Brenton WardSeptember 3, 2018 at 11:29 pm #402
Infrared Measurement is an ideal and simple solution for many demanding temperature measurement applications. The most difficult challenge people face is choosing the appropriate equipment and knowing how to use it properly.
Aside from the thermographer, equipment is the greatest limiting factor in performing an infrared inspection. Using incorrect instrumentation can significantly impact the accuracy of your infrared data.
When choosing equipment it is important to seek information and advice from qualified and certified professionals. Do not simply rely on what others tell you, as there is a great deal of misinformation when it comes to the use and application of thermal imaging equipment. Few people have formal training and the simplistic nature of the operation of a cameras leads to much misinterpretation. It is always recommend to consult a professional thermographer and not rely on the recommendations of sales people. Most sales personnel are not formally trained in thermography. To avoid increased liability, most manufacturers will not want want their staff providing professional advice on performing thermography, and as such sales personnel are only trained on how to sell thermal imaging systems, not how to apply them.
Always consult a professional thermographer!
There are multiple attributes that you will need to understand and consider before selecting equipment for your intended application.
– Resolution and Spot Measurement Size
– Thermal Sensitivity
– Temperature Range and
– Special requirements such as
o Frame Rates
o Camera Capture Speed
o Real Time Video
o Indoor/Outdoor Use
o Screen Size
o Image Display
o Memory Storage
Price should be considered last, as a decision based on price alone may result in the purchase of equipment that is completely ineffective for your application
You can find out more on selecting the right equipment by reading the other articles in this thread. Each article focuses on a particular attribute in detail.
There are no industry standards that govern the design or manufacture of thermal imagers, and prospective buyers are totally reliant on the information contained within sales brochures to determine if a piece of equipment is suitable. Manufacturers will suggest applications the equipment is suitable for, but they cannot guarantee that you will operate the camera under the conditions necessary to gather accurate data. It’s fair to say that many sales brochures are designed to appeal to the widest audience possible (to maximize sales), and often this information can be unreliable when it comes to choosing the correct equipment for your application.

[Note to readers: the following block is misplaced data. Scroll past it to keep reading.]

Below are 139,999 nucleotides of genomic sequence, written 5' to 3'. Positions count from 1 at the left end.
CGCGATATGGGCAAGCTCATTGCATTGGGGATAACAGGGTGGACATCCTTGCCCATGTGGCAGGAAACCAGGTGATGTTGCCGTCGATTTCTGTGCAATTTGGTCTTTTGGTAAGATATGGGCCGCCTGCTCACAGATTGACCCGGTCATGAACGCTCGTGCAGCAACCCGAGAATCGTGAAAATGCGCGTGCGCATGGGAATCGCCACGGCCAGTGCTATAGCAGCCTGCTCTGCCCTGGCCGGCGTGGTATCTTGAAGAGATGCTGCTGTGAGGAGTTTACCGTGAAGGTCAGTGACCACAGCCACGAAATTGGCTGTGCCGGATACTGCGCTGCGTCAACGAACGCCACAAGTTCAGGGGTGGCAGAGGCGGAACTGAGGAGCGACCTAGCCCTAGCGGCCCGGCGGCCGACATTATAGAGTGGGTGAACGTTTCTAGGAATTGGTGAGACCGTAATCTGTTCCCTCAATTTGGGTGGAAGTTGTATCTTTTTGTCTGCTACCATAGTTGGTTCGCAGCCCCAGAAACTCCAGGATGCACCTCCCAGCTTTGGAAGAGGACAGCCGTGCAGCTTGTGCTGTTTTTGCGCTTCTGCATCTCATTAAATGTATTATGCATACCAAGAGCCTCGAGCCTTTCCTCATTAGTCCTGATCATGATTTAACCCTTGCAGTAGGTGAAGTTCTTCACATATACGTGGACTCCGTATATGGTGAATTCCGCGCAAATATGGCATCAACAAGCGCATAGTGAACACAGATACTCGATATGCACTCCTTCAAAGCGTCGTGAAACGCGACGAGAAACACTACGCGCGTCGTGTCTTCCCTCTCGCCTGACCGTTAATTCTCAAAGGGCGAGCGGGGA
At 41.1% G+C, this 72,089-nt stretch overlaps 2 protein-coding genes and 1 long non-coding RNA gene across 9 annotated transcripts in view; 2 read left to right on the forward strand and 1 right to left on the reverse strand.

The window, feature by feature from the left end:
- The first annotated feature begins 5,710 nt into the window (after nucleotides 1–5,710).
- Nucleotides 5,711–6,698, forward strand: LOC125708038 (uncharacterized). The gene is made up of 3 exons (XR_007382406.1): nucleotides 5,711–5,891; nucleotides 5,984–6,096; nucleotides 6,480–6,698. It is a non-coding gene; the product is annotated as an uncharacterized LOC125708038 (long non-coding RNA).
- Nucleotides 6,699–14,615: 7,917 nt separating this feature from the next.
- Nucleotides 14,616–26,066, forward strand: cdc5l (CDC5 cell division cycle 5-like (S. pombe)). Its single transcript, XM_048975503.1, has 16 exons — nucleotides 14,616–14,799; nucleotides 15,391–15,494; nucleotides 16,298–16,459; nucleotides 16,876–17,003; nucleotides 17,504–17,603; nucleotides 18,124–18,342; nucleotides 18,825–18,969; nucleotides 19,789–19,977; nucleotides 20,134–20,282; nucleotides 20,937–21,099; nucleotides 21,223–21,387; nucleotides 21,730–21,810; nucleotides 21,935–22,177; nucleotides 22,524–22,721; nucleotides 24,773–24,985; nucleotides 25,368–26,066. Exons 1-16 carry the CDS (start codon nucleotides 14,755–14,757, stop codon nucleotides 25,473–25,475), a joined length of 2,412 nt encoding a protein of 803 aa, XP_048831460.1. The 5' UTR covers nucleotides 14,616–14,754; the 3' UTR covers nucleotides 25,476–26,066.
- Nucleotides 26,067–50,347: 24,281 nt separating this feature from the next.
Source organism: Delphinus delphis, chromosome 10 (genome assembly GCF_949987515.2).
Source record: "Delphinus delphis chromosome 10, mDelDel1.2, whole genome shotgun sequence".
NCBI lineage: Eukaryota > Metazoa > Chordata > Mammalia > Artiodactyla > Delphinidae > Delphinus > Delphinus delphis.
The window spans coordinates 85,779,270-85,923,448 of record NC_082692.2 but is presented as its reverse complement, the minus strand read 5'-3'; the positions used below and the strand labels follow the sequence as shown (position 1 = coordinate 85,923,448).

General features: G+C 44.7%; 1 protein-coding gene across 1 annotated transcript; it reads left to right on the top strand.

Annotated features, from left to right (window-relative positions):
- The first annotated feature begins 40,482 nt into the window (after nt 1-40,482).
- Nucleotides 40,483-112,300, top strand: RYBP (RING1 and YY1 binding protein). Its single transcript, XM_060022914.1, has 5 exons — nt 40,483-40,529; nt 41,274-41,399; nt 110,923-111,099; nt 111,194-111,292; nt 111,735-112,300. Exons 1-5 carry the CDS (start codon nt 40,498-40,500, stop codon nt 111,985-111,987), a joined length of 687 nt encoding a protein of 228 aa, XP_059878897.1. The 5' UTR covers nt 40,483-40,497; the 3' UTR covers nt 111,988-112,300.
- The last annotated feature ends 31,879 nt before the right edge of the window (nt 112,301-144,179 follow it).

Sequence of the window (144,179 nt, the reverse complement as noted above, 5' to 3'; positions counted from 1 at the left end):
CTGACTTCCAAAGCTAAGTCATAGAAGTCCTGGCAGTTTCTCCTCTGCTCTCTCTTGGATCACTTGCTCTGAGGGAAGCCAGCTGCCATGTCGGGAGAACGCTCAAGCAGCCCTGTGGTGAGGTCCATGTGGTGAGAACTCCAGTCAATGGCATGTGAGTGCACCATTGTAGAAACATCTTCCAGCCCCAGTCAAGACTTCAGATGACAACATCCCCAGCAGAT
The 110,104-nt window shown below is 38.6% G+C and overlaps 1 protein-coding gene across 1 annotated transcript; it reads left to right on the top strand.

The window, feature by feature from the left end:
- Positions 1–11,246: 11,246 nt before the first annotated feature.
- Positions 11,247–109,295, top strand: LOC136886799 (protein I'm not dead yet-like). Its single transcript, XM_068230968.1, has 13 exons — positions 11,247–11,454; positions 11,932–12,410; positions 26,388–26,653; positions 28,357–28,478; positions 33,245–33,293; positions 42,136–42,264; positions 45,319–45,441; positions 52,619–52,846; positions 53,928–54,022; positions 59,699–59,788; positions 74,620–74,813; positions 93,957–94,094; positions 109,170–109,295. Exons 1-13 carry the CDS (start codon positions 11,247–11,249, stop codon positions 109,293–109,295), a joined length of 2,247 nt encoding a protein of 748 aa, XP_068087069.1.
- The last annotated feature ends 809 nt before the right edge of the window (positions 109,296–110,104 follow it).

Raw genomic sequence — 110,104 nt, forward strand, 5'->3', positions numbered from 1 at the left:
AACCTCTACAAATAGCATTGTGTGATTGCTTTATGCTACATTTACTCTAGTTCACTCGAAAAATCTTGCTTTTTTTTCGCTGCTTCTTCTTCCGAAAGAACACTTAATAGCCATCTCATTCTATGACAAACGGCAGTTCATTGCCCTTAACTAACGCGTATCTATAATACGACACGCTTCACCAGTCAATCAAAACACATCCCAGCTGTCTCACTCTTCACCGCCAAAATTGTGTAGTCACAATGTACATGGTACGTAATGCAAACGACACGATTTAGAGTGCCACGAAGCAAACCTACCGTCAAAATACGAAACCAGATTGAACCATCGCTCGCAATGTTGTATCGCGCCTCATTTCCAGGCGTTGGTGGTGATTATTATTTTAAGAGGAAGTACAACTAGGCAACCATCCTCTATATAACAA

Resolution and Spot Size
What resolution should I buy? This is the first big question that most people must answer when deciding on which thermal imager to buy.
The size and number of picture elements (pixels) produced by a thermal imager is the primary performance specification and is generally termed “detector resolution”. There are both qualitative and quantitative aspects to this performance characteristic and it is important to understand both.
There are a wide variety of detector resolutions and while every manufacturer may have a unique offering, there are some standardised types. I would categorise them as follows:
Low Resolution –
80×80 (6,400 pixels)
120×120 (14,400 pixels)
160×120 (19,200 pixels)
Example of a 160×120 resolution image
In general, low resolution cameras are mostly used “in house” by plant personnel and site operators. The image quality is usually insufficient for professional presentation or for accurate temperature measurement on small targets (ie electrical components etc) because the spot measurement size is usually insufficient. I personally would only use these resolutions for qualitative thermography.
Medium Resolution –
320×240 (76,800 pixels)
384×288 (110,592 pixels)
Example of a 320×240 image
Medium resolution thermal imagers would represent the bulk of the “contractor” market and professional thermographer (at this time of writing). These have an excellent qualitative image, and provide much higher levels of temperature accuracy with a spot measurement size that is usually half that (ie twice as good) as the lower resolution models.
High Resolution –
640×480 (307,200 pixels) Example of a 640×480 image
The high resolution models are used in all manner of high end applications. They are particularly effective in research applications, providing more than 300,000 points of measurement. They are also favoured by high end contractors who can provide visually stunning images for their customers.
Temperatures are again much more accurate with a much smaller spot measurement size. For commercial scale building diagnostics, the highest resolution models mean much less work. 1 standard image is equivalent to 4 medium resolution images or 16 low resolution images. This saves a lot of time on documentation.